I had the privilege of working with a talented and hard-working engineering team at Walmartlabs. After some successes early on, we were put in charge of the front-end architecture for the Sam’s Club website. I took advantage of our team’s momentum in the organization by getting a meeting with the UX team about collaborating early on in the design process. Chandan Sharma was the UX designer working on our next project: a responsive header for both mobile and desktop. It would be the first in a series of projects to make the whole site responsive.
After briefing me on how his team worked and what their plans were, we discussed how prototypes might help test design ideas rather than having to guess from static wireframes and check after launch. It took only a couple of days to build. We demonstrated both the header’s responsive layout and two contrasting ways of organizing and navigating Sam’s Club’s navigation hierarchy.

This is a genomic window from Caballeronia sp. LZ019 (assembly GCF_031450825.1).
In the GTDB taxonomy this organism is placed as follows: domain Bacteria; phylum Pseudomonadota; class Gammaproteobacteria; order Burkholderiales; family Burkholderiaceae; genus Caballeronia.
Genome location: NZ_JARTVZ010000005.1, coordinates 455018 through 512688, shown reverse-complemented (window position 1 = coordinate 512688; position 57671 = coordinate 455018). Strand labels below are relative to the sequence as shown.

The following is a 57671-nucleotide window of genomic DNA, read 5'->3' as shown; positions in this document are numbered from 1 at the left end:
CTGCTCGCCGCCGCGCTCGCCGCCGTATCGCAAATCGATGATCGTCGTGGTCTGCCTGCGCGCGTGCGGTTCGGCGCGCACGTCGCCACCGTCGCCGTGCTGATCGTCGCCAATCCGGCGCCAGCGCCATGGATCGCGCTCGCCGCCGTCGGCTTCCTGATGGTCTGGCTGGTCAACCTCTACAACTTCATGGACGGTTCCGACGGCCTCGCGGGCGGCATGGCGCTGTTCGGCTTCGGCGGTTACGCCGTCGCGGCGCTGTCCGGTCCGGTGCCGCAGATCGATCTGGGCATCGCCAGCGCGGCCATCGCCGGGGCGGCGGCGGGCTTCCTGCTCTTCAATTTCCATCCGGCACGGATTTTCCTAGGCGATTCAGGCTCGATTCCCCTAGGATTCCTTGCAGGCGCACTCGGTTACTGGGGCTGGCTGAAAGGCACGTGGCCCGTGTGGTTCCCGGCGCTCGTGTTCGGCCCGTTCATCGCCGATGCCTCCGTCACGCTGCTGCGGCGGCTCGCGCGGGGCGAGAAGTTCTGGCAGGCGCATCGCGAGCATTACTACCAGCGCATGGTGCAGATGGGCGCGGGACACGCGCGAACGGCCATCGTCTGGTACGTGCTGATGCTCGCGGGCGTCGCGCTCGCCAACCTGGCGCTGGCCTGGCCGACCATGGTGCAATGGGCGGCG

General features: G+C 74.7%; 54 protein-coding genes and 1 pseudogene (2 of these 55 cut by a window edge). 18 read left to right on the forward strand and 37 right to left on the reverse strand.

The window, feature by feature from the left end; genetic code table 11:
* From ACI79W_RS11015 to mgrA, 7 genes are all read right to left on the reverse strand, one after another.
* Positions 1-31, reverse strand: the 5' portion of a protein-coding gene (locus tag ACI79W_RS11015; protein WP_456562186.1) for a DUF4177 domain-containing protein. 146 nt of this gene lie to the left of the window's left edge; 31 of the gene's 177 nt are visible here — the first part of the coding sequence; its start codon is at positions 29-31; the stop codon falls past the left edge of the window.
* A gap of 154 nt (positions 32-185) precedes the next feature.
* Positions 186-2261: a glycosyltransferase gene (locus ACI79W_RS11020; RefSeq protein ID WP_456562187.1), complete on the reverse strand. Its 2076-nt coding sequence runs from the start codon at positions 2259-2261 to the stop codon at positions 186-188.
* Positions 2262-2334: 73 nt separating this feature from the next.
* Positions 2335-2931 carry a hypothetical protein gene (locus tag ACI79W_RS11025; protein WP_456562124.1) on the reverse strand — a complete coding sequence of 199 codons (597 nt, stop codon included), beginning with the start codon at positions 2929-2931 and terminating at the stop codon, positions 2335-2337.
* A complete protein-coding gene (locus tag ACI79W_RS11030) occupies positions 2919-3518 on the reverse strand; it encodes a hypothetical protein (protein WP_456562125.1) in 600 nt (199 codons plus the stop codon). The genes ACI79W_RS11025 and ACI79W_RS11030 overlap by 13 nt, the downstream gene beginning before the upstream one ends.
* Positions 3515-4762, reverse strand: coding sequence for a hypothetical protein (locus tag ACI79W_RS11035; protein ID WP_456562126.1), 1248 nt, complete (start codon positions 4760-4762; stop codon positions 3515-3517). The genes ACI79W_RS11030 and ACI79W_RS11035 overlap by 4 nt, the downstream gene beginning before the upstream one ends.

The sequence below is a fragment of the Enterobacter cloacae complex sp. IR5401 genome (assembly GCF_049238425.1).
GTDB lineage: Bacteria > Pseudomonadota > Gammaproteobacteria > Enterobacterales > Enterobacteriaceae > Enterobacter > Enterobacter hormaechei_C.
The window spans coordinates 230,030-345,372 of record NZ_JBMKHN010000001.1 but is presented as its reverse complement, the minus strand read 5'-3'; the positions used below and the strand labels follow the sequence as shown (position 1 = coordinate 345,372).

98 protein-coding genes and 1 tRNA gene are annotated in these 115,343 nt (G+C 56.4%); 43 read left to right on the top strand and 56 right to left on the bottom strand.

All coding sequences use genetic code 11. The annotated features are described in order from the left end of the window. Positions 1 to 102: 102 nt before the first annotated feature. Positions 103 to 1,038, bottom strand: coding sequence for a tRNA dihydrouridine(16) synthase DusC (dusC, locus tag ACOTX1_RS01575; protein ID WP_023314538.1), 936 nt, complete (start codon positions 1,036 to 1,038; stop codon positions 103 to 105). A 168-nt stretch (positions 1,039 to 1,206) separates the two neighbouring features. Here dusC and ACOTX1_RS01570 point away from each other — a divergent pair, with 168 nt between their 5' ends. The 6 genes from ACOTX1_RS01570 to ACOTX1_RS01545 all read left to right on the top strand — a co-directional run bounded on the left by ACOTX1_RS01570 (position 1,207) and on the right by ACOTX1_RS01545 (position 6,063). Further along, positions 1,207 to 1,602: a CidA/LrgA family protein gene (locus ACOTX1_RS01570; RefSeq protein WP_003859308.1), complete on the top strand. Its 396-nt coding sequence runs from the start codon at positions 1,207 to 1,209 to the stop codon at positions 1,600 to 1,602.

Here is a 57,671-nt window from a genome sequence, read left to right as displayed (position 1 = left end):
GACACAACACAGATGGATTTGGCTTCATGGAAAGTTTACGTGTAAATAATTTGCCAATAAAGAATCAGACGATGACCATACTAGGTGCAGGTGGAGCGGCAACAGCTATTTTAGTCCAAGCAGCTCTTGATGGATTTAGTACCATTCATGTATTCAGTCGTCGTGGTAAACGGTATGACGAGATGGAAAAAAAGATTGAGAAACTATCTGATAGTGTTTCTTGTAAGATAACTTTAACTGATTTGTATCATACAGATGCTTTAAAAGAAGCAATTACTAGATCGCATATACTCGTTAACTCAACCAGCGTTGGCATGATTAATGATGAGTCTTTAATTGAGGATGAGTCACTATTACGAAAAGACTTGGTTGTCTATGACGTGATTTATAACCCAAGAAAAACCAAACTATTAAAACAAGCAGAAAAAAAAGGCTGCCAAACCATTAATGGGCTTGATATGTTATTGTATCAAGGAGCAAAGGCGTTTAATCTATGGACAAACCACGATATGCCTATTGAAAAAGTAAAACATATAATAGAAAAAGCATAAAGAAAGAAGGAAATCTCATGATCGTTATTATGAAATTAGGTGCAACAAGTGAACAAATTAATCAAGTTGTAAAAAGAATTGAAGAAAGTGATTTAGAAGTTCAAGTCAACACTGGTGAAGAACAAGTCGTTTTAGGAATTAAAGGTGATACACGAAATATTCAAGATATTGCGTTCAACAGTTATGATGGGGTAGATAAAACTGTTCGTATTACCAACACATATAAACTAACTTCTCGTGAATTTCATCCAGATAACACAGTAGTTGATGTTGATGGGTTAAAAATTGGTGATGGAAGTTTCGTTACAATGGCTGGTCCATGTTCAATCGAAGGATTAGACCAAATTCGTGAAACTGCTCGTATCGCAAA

Prototyping new features for an existing brand with millions of existing customers is very different from prototyping a new experience in a previously nonexistent context from scratch. Assets from existing Sketch comps can be repurposed by capable designers like Chandan into high fideltiy wireframes very quickly. When such wireframes made into interactive prototypes prior to their official approval, variations on details can be explored in context and CSS strategies developed independent of an increasingly complex front-end architecture.